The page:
Hole Food Rescue pickup

Following an emergency closure of restaurants and bars across the valley, Hole Food Rescue volunteer Caitlin King makes a pick-up March 18 at Caldera House in Teton Village. Organizations across the valley jumped into action as the coronavirus began to shut down much of the economy.

Hole Food Rescue has new leadership, but operations haven’t missed a beat.

The food-saving nonprofit — which rescues surplus goods from local grocery stores and restaurants and turns them over to the community — is bringing in record batches of eggs and recently added a new van to its fleet.

When the program’s founder, Ali Milburn, stepped down last season, longtime volunteer Lisa Lent stepped into her place.

“Many lives have been touched as a result of Ali’s passion, determination and kindness,” Lent wrote in the nonprofit’s annual report. “From this foundation we are evolving and enhancing our programs to further help our community thrive.”

With much of Teton County freshly vaccinated, Hole Food Rescue is also expanding its volunteer cohort and starting a new round of orientation.

Overseeing that effort is the recently promoted volunteer coordinator, Ivan Jimenez, who also serves as Hole Food Rescue’s director of operations.

Just a week into his new role on Wednesday, Jimenez was unloading buckets of citrus and directing the flow of volunteers at the no-cost grocery program by the Blair Place Apartments.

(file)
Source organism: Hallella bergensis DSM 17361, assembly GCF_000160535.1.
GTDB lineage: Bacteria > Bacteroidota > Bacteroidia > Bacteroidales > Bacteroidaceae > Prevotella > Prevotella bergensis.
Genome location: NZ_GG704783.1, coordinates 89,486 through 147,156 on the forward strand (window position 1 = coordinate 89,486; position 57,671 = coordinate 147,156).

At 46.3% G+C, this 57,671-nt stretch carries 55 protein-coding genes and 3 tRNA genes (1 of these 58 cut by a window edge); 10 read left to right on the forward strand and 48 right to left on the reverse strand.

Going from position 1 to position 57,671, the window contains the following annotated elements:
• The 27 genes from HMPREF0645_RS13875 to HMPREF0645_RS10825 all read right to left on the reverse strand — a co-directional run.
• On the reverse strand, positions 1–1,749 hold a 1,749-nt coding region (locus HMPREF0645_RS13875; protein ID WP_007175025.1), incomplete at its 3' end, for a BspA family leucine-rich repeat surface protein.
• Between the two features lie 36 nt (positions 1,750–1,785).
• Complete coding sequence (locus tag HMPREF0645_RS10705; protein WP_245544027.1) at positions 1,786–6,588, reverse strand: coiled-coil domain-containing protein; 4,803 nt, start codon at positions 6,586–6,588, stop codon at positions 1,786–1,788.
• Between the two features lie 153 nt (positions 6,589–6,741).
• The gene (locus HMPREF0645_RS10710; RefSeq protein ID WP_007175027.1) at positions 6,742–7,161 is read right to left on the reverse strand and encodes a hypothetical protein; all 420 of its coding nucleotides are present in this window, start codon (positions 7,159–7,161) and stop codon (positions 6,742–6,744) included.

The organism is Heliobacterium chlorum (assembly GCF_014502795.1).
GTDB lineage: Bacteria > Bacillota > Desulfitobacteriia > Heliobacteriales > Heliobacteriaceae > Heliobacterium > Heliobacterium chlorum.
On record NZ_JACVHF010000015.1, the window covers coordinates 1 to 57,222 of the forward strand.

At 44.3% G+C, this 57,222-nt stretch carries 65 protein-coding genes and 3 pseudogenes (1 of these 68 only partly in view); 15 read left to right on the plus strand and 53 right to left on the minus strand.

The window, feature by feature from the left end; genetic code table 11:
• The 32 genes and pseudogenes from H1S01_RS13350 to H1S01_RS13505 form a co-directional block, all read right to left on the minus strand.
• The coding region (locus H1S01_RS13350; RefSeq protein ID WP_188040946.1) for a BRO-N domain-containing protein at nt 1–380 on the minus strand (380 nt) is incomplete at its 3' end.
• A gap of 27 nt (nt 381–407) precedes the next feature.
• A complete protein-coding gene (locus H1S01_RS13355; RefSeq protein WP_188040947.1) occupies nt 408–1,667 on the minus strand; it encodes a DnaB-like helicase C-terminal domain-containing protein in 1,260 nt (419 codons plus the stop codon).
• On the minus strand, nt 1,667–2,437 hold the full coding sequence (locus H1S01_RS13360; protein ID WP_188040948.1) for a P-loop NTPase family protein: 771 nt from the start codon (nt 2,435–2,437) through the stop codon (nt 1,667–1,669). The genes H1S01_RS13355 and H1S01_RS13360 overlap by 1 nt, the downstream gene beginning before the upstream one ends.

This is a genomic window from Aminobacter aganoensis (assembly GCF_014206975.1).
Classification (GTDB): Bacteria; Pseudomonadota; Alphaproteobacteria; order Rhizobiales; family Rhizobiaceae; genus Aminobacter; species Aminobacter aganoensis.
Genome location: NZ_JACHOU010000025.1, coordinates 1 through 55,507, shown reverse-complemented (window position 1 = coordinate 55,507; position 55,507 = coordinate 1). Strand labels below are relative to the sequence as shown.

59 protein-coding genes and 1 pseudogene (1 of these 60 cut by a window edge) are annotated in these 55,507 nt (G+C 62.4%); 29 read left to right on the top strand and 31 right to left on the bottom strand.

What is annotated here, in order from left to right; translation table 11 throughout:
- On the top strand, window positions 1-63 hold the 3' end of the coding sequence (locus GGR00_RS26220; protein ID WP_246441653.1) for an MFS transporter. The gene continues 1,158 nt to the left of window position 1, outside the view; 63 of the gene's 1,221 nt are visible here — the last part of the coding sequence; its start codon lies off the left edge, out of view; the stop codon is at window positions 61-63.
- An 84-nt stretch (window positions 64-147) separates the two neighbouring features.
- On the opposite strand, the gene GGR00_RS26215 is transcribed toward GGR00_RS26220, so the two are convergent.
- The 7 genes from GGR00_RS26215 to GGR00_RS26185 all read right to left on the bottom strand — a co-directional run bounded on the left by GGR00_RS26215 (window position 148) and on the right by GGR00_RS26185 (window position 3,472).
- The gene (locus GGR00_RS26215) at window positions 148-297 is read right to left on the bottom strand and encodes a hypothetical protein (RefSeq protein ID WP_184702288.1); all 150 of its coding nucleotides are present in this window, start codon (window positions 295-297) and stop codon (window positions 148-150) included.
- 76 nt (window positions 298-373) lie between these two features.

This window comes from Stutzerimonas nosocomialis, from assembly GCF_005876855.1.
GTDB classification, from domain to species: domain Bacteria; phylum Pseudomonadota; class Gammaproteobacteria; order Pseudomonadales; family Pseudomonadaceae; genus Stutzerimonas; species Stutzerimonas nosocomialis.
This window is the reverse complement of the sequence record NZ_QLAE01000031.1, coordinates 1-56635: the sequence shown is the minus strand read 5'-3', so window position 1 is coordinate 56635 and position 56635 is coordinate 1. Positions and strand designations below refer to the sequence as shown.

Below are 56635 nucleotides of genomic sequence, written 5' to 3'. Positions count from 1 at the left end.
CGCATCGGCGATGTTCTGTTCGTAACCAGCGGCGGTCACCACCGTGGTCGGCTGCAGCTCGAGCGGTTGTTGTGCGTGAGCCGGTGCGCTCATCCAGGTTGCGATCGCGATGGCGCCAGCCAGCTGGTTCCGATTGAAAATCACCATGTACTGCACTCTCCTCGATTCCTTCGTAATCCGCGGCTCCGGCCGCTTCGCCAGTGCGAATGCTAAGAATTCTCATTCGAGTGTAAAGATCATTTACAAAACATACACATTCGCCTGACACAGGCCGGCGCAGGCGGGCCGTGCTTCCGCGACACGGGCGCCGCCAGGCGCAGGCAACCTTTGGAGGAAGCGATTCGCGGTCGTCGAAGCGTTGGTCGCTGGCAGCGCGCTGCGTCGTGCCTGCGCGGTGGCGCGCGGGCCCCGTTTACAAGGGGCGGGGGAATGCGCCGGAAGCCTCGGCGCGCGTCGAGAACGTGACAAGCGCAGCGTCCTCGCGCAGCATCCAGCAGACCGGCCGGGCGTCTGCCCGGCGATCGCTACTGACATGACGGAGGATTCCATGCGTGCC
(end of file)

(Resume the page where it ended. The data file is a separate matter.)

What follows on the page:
“Don’t be timid,” Jimenez said. “We’d rather it nourish you than the compost.”

Within minutes after everything was set up, a small crowd had gathered, neighbors greeting each other by name as they picked up vibrant bouquets of rescued flowers.

“Basil too, man? How rad,” said Taylor Upton, a Jackson resident who Jimenez had already managed to recruit into the volunteer effort.

Upton thought the program sounded too good to be true when he first heard about it. Seeing the overflowing tables of produce, pastries and fresh herbs, he said it was “the greatest thing ever.”

This month has been particularly busy for the program, as many local restaurants like Hand Fire Pizza downsized goods for the offseason.

The offerings are a bit different every day. On Wednesday there was a cooler of meat from Smith’s and a barrel of batteries from Whole Foods.

“They’re D’s, so not super convenient,” Jimenez joked.

His easy rapport with all of the participants, in both English and Spanish, gives the program a fun and friendly vibe.

“Say ‘Thanks, Ivan, ” Upton said to his two young kids as they left for the day.

“Thanks, Ivan!” they said with a wave.

Jimenez emphasized Hole Food Rescue is not a charity service. Everyone involved is participating in the solution of reducing food waste.

The volunteer rescuers are out every day collecting from Smith’s, Albertsons and the new Whole Foods. If they weren’t there to pick up items like eggs, which keep well after their expiration date, those goods would be tossed.

That rescued food also fills a key need in a county where 10% of residents struggle with food insecurity.

The program has grown organically, Jiminez said, spreading through word of mouth and an email list that now has about 100 recipients.

Grayfia Reynolds was there Wednesday, picking up a couple of pastries and a bouquet of flowers for her daughter’s birthday, which is this Friday.

“If you need a cake, you know where to find us,” Jimenez said with a smile.

Contact Evan Robinson-Johnson at 732-5901 or erj@jhnewsandguide.com.

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